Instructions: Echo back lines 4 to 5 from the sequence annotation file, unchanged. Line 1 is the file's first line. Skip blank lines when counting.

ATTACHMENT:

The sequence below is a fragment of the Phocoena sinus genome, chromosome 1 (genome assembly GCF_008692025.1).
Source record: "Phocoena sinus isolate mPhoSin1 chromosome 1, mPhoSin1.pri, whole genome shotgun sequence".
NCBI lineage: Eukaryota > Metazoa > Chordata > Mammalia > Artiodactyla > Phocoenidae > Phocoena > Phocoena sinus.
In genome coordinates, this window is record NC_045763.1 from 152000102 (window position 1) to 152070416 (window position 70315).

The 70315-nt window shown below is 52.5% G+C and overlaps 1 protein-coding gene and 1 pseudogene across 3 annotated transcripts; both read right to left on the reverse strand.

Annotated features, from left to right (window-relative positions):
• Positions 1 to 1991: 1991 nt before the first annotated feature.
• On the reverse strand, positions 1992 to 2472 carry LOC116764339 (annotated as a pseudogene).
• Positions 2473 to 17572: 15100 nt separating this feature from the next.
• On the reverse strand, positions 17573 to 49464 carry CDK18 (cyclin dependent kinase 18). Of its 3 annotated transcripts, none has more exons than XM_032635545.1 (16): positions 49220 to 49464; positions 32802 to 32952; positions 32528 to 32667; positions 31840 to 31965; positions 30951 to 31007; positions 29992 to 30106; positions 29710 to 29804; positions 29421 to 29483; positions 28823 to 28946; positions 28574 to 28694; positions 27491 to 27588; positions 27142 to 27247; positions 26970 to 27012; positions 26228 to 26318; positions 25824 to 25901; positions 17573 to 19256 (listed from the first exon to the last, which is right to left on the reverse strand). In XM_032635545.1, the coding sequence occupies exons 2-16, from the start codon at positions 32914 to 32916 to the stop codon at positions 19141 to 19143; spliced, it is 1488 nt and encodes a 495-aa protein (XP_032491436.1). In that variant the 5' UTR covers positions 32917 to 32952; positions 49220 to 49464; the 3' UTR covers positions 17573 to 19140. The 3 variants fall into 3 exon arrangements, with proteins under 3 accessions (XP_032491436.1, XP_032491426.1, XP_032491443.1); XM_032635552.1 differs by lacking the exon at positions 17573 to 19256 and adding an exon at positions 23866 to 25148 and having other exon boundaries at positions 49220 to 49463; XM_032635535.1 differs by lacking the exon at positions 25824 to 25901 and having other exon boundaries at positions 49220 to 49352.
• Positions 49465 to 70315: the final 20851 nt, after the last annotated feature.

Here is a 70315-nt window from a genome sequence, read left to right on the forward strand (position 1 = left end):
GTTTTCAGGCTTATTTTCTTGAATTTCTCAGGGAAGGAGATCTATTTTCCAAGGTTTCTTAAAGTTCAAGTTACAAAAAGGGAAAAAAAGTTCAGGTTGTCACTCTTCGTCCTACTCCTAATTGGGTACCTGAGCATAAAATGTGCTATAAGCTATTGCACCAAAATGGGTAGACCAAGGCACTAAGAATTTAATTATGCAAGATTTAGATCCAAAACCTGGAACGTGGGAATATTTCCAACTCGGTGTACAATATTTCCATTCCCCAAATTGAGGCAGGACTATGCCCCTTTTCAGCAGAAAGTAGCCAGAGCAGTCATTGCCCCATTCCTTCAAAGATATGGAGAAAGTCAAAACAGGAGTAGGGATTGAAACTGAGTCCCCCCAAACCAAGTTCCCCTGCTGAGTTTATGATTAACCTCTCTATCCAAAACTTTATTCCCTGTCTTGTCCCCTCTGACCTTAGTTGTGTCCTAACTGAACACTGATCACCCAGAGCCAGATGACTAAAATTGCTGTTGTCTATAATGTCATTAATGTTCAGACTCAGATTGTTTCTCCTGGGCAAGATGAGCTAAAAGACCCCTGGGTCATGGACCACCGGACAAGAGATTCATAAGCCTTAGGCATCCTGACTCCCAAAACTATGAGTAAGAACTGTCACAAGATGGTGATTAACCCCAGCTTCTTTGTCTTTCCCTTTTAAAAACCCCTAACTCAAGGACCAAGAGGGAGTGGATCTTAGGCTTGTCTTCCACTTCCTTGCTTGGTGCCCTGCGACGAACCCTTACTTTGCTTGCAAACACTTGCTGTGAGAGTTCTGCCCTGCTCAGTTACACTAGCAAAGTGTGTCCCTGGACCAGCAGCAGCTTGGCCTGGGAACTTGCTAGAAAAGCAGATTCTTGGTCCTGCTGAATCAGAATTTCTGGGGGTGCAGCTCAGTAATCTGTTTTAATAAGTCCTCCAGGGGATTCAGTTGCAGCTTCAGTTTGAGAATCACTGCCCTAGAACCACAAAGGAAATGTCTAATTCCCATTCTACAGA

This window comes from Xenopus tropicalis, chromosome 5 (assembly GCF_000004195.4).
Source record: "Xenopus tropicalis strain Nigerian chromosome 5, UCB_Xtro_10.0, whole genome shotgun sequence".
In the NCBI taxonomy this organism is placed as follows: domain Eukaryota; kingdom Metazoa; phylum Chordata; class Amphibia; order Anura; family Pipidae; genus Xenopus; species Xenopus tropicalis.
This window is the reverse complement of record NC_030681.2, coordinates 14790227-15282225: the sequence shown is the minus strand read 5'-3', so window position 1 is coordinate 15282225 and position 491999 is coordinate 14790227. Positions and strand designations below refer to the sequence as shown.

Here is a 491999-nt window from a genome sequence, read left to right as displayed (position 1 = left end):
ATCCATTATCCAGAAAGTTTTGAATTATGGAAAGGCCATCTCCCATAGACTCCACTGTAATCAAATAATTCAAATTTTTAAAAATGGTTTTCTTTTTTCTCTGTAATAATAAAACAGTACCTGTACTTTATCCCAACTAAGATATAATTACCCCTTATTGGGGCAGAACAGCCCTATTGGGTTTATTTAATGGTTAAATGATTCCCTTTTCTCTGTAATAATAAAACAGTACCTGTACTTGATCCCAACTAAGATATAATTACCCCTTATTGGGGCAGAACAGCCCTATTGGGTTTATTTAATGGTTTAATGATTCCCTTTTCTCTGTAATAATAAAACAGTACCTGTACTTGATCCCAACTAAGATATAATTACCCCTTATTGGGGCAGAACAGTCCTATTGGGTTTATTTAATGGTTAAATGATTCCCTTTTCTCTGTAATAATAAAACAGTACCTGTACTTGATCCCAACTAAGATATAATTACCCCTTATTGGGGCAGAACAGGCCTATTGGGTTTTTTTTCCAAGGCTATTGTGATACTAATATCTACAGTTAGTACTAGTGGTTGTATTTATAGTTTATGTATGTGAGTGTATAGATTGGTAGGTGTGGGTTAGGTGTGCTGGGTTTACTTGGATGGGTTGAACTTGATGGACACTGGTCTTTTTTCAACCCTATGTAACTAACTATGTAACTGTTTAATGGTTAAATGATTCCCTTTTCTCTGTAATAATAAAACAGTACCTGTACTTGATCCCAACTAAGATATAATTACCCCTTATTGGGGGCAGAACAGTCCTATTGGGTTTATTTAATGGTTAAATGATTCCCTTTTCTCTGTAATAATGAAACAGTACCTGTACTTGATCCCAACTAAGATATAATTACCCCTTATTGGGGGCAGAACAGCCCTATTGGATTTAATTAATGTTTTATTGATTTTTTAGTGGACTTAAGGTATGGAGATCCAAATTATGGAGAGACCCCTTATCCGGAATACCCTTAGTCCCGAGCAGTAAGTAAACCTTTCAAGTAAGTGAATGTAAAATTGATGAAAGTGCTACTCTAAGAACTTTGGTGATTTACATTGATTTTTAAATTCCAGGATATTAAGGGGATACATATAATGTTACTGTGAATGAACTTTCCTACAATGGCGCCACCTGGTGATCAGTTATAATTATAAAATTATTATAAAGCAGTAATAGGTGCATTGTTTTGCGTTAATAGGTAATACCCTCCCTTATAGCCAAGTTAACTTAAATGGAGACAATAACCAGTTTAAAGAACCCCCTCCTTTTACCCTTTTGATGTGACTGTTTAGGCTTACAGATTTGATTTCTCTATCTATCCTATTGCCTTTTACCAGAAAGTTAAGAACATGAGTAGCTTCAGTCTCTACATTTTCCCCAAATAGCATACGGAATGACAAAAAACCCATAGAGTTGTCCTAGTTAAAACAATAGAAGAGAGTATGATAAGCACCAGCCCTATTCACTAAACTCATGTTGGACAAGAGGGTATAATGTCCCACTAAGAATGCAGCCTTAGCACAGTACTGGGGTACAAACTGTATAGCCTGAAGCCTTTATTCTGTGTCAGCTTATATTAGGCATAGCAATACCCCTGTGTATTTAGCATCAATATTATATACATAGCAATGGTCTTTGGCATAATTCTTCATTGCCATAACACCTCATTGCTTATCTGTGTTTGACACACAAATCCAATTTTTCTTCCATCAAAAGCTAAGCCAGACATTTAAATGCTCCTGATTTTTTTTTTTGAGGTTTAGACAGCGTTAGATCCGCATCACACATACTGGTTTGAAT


In genome coordinates, this window is record NC_045763.1 from 152000102 (window position 1) to 152070416 (window position 70315).

The 70315-nt window shown below is 52.5% G+C and overlaps 1 protein-coding gene and 1 pseudogene across 3 annotated transcripts; both read right to left on the reverse strand.